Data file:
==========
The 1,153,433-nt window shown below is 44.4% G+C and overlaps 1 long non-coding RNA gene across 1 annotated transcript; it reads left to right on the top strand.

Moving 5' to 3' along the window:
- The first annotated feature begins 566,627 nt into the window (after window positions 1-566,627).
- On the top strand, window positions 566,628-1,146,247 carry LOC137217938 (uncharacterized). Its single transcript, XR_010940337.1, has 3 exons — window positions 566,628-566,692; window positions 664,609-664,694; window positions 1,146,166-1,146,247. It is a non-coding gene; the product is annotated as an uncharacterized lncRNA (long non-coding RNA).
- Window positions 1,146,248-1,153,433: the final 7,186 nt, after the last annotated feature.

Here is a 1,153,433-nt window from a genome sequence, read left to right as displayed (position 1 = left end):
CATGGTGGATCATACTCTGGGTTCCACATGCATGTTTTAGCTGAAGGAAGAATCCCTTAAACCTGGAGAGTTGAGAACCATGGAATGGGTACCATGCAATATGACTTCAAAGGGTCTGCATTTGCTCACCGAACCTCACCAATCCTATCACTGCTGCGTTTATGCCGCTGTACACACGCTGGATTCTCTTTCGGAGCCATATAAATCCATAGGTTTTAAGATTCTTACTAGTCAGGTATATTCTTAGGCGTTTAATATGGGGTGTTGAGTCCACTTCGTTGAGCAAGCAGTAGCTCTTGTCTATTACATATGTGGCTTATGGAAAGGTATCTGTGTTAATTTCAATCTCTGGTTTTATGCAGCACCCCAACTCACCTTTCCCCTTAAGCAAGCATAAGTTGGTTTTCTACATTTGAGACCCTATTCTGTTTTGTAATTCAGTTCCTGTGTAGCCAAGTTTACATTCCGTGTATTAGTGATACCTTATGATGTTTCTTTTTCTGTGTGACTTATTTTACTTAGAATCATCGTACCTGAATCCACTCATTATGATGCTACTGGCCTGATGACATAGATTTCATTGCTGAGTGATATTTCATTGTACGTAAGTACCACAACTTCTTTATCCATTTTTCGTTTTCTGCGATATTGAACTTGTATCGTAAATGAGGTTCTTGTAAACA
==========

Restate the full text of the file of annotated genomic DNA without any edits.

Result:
The 1,153,433-nt window shown below is 44.4% G+C and overlaps 1 long non-coding RNA gene across 1 annotated transcript; it reads left to right on the top strand.

Moving 5' to 3' along the window:
- The first annotated feature begins 566,627 nt into the window (after window positions 1-566,627).
- On the top strand, window positions 566,628-1,146,247 carry LOC137217938 (uncharacterized). Its single transcript, XR_010940337.1, has 3 exons — window positions 566,628-566,692; window positions 664,609-664,694; window positions 1,146,166-1,146,247. It is a non-coding gene; the product is annotated as an uncharacterized lncRNA (long non-coding RNA).
- Window positions 1,146,248-1,153,433: the final 7,186 nt, after the last annotated feature.

Here is a 1,153,433-nt window from a genome sequence, read left to right as displayed (position 1 = left end):
CATGGTGGATCATACTCTGGGTTCCACATGCATGTTTTAGCTGAAGGAAGAATCCCTTAAACCTGGAGAGTTGAGAACCATGGAATGGGTACCATGCAATATGACTTCAAAGGGTCTGCATTTGCTCACCGAACCTCACCAATCCTATCACTGCTGCGTTTATGCCGCTGTACACACGCTGGATTCTCTTTCGGAGCCATATAAATCCATAGGTTTTAAGATTCTTACTAGTCAGGTATATTCTTAGGCGTTTAATATGGGGTGTTGAGTCCACTTCGTTGAGCAAGCAGTAGCTCTTGTCTATTACATATGTGGCTTATGGAAAGGTATCTGTGTTAATTTCAATCTCTGGTTTTATGCAGCACCCCAACTCACCTTTCCCCTTAAGCAAGCATAAGTTGGTTTTCTACATTTGAGACCCTATTCTGTTTTGTAATTCAGTTCCTGTGTAGCCAAGTTTACATTCCGTGTATTAGTGATACCTTATGATGTTTCTTTTTCTGTGTGACTTATTTTACTTAGAATCATCGTACCTGAATCCACTCATTATGATGCTACTGGCCTGATGACATAGATTTCATTGCTGAGTGATATTTCATTGTACGTAAGTACCACAACTTCTTTATCCATTTTTCGTTTTCTGCGATATTGAACTTGTATCGTAAATGAGGTTCTTGTAAACA